Love is patient, love is kind and is not jealous; love does not brag and is not arrogant

--1 Corinthians 13:4

Beloved, we’ve talked about two kinds of love: Storge, meaning natural affection, and Eros—erotic love.  Both of these are based on our own self interests.  But today we’ll look at two more words for love; one that describes the love of friends and another that has its origins in God Himself!  Remember, love is a choice!  How will you choose to love?

Phileo. To me, phileo is the most enjoyable of all loves. It’s the love that makes marriage so pleasurable, a delight and joy for couples of all ages. It is the love of fond companionship, the love we so long for in our relationships through the years. If we’re not experiencing this love in our own marriages, it’s so difficult not to be envious when we see others enjoying it.

Kenneth Wuest defines it as a “love that is called out of one’s heart as a response to the pleasure one takes in a person or object.” Knowing the definition of “phileo” helps you understand why you can say almost in the same breath that you love chocolate, a sunset, a painting, and someone who is very special to you.

It’s a love—a feeling—you must carefully watch, an affection that can be sparked by another outside your marriage in all innocence. Yet as soon as it is recognized for what it is, it must be quickly dismissed or it can lead you into trouble. You can’t believe how quickly phileo can slip into eros! I think this is how people sometimes slip into affairs when it was never in their hearts to even consider another!

Phileo is an “I like you” kind of love that responds to kindness, appreciation, or acts of tenderness. Unlike eros, it’s a love that wants to give as well as receive—and yet it doesn’t give merely in order to get. It’s not a “my happiness only” kind of love; it’s more noble than that. It’s an “I want your happiness” kind of love.

Agape. Even so, for all its warm, wonderful, delightful qualities, phileo doesn’t have the “stickability” of agape, the next kind of love we will consider. Why? Because phileo is called out of one’s heart and affections by the qualities in another. So, as with the other loves we have considered already, it is still possible for an individual to say, “I don’t love you anymore” when those appreciated qualities begin to fade for one reason or another. A marriage partner may abandon even the most companionable of phileo love if he or she comes to the conclusion that the price tag for further investment has gone too high. “Yes,” he or she may reason, “we shared some wonderful love together, but I have lost the desire to go the distance.”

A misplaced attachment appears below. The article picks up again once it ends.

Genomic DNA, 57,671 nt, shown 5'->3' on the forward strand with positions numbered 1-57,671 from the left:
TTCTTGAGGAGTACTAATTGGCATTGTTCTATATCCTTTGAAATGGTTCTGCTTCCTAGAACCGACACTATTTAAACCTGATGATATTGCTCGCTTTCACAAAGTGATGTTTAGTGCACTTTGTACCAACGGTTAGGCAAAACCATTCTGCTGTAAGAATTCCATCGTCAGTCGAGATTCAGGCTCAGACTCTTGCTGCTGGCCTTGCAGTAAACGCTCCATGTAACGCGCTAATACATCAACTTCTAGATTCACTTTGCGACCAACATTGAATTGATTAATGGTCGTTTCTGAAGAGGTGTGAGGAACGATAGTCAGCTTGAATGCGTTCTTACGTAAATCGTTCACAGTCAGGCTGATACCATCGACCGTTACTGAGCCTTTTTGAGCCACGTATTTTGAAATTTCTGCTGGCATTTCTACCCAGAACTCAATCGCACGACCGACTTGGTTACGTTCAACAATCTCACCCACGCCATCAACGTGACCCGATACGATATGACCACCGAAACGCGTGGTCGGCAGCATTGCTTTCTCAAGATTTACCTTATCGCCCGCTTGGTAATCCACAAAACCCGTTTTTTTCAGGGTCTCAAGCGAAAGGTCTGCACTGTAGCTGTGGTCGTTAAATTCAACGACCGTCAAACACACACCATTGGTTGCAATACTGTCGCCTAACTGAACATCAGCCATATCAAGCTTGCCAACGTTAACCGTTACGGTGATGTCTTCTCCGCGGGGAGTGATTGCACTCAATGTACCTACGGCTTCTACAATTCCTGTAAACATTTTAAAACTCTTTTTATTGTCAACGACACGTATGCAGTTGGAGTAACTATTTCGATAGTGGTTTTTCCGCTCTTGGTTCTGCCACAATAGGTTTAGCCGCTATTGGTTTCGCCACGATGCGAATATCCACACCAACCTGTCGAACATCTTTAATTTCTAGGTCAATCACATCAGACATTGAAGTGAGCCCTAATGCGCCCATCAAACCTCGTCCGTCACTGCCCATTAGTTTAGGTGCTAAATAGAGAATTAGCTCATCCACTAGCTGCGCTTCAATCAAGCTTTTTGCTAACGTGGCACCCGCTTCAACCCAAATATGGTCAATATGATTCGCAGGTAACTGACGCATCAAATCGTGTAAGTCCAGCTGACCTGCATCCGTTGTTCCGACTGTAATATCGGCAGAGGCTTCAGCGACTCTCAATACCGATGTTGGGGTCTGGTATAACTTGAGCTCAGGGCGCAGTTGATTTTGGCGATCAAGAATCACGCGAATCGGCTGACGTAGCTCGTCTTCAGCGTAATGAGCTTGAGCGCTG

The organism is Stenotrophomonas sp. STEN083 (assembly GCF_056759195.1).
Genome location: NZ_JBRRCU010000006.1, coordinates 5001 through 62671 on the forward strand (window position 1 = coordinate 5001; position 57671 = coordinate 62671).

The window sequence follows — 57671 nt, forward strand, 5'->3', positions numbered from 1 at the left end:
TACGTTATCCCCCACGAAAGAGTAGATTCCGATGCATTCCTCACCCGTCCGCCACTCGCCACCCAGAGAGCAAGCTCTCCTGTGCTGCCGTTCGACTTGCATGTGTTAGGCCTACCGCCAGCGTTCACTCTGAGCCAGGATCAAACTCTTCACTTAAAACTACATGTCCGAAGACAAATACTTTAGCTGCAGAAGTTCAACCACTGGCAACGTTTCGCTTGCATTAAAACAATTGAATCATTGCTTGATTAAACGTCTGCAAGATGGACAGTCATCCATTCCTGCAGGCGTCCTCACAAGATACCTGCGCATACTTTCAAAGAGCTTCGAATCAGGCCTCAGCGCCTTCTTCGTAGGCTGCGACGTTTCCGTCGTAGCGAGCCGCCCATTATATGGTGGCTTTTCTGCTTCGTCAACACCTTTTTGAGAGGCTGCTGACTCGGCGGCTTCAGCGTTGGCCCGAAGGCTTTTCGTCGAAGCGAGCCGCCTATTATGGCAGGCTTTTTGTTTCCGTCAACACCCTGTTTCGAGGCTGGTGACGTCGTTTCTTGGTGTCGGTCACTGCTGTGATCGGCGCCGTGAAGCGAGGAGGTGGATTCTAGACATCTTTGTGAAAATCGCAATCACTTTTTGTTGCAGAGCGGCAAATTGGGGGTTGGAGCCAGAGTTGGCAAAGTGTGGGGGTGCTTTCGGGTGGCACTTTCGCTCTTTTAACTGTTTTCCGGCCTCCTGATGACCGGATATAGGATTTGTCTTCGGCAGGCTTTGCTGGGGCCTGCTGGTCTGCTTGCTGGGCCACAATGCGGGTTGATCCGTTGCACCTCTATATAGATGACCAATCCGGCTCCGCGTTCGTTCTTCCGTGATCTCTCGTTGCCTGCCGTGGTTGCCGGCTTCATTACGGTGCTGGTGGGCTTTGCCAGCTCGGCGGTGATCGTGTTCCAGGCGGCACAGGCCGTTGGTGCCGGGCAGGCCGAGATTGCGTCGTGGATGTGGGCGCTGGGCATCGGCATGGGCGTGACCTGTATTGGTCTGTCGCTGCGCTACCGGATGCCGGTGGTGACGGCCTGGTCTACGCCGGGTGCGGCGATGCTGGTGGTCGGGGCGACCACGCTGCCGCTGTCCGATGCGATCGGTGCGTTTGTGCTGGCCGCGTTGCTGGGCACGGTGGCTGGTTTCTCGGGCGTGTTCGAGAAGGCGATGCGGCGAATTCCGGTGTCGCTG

Agape is a love called out of one’s heart by the preciousness of the object loved. It’s not that something about the person makes him or her precious. Rather, it is because every human being created by God has worth, value, and purpose. Agape is a love of esteem, of evaluation. It carries the idea of prizing and is the noblest word for love in the Greek language.

Yet for all its value and nobility, it is a word rarely used outside of the pages of Scripture. Within the New Testament, however, it shines off the page at least 320 times. What makes this word so unique? Just this: Agape is not kindled by the merit or worth of its object; it has its origins in the nature of God Himself!

God is love—this kind of love.

God’s love gives and gives and gives—even when the loved one is unresponsive, unkind, unlovable, and unworthy. It is a love that never falters or fails. It is the love that caused God to love us when we were helpless (Romans 5:5-8). It is a love that does not grow weary. Shakespeare captured the spirit of this love in one of his sonnets, when he wrote: “Love is not love which alters when it alteration finds, or bends with the remover to remove. . . .It is an ever fixed mark.”

This, Beloved, is the love we need. This is the love our heart craves. It is the distinguishing mark of true believers through the centuries and in every culture throughout the world. Christians are known by their love. . . this kind of love. By this love, we are recognized as Jesus’ disciples.

Jesus modeled agape love for us. He is a divine plumb line dropped from heaven by which we might measure our love for others. Agape is a love that proves its existence in demonstrable activity. It’s a love that can be commanded—and obeyed. It is the love of a marriage without regrets. It is priceless. And it is a love that is available to every one of us!

Our Lord calls us to love our mates in this agape way. . .even if our marriages are no longer what they used to be. . . even if we never receive love in return.

God is love. He loved us when there was nothing to love and everything to despise. Now He has thrown open the door of His infinite storehouses of love so that you and I might experience it fully and parcel it out to others. If we begin to understand the extent and nature of His limitless love, we may also begin to grasp how we can become better conduits of this love to those who so desperately need it. And the place to begin, of course, is with your own husband or wife.

Do you desire a marriage without regrets? Find out about the many resources available at Precept Ministries e-store.


Kay Arthur

Host, Precepts For Life

Precept Ministries International